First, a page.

Governor Tim Walz has extended Minnesota’s stay-at-home order until May 4 (from April 10), incorporating more limiting social distancing plans for the state. Minnesota residents are directed to stay home unless absolutely necessary, except for certain exempted work and activities.
Critical Sectors (Includes, but not limited to)
- Agriculture and food
- Bail bond agents
- Child care
- Charitable and social services organizations
- Critical manufacturing
- Federal employees
- Healthcare and public health
- Homeless and emergency shelters, residential facilities and hotels
- Law enforcement, public safety, and first responders.
- Legal services
- News media
- Public transportation drivers
- Veterinarians and animal care
- Water and wastewater
Detailed resources and a complete list of Minnesota’s Critical Sector worker exemptions can be found here.
- Health and safety activities—Getting medical supplies or receiving emergency services.
- Outdoor activities—Walking, hiking, running, biking, hunting, fishing, etc.
- Obtaining necessary supplies and services—Grocery shopping, picking up a prescription, getting gasoline, or purchasing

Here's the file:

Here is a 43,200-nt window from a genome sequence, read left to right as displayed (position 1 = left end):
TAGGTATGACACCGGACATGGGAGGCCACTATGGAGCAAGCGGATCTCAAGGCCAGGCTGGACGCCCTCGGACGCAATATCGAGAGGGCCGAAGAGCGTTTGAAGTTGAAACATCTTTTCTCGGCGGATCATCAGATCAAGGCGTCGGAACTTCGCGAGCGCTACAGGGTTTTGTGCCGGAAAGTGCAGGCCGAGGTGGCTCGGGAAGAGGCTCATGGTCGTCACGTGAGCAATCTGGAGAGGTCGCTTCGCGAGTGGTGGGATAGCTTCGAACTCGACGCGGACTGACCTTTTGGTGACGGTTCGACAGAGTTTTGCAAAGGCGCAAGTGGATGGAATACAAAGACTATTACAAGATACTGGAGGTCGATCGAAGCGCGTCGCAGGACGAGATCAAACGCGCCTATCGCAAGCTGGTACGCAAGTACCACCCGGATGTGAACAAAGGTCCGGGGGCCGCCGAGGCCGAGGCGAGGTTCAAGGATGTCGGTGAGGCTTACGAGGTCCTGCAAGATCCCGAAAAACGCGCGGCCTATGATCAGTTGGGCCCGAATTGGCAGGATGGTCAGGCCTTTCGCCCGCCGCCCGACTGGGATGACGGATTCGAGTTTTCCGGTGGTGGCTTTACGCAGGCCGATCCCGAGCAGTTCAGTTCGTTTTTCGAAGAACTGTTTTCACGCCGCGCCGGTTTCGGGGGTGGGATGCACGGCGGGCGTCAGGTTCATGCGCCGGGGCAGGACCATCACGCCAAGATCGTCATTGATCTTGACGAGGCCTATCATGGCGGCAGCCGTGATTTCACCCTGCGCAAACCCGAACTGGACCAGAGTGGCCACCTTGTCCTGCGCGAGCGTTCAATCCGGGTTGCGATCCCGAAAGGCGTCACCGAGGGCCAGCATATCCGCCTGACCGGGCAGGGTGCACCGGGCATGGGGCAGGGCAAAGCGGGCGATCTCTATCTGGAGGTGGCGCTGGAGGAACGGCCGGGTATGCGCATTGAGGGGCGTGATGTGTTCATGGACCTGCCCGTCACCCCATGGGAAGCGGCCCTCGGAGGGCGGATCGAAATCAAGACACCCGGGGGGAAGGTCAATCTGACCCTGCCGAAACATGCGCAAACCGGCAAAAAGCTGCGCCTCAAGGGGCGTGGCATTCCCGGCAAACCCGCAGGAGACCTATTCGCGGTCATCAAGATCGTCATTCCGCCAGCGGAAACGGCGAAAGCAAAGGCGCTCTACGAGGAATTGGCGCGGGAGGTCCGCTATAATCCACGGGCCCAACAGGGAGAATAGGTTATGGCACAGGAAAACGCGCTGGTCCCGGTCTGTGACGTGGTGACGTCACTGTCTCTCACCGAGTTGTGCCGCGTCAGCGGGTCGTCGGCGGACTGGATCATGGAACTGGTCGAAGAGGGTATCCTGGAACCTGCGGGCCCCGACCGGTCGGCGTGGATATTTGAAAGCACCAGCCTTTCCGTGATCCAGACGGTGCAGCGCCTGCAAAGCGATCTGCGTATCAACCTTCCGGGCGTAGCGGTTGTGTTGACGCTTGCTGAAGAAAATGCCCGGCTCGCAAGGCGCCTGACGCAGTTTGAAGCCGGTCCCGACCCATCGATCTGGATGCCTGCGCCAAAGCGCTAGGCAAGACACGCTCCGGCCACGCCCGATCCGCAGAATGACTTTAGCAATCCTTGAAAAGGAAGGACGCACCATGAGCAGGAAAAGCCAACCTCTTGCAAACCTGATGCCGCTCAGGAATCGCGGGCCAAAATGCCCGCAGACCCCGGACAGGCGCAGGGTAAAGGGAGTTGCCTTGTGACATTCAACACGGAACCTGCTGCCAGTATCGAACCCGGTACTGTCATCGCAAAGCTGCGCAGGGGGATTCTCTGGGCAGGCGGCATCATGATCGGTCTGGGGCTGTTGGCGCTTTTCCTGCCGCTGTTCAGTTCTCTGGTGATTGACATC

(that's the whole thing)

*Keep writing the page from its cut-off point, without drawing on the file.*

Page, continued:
- carry-out food/beverages.
- Care of others—Caring for a friend or family member, pets included.
- Displacement and relocation—Moving between emergency housing or homeless shelters, as well as relocating due to domestic violence, lack of sanitation, or other essential reasons. Moving to a new home or place of residence is also permitted.
- Voting—Permitted, but encouraged to use absentee ballots if possible.
- Funeral services—Gatherings must consist of no more than 10 attendees in a space that allows for six feet of spacing between individuals.
- Tribal activities and lands—Activities by members within the boundaries of tribal reservations
Essential and interstate travel, such as returning home from another state, is allowed. Although people remain free to leave or enter Minnesota, the state discourages engaging in unnecessary travel during this time.
While all Minnesota residents are strongly urged to obey this Executive Order, compliance still technically remains voluntary. The state of Minnesota is working with local law enforcement to support the order, but residents are not required to carry any paperwork or documentation when traveling to and from their homes.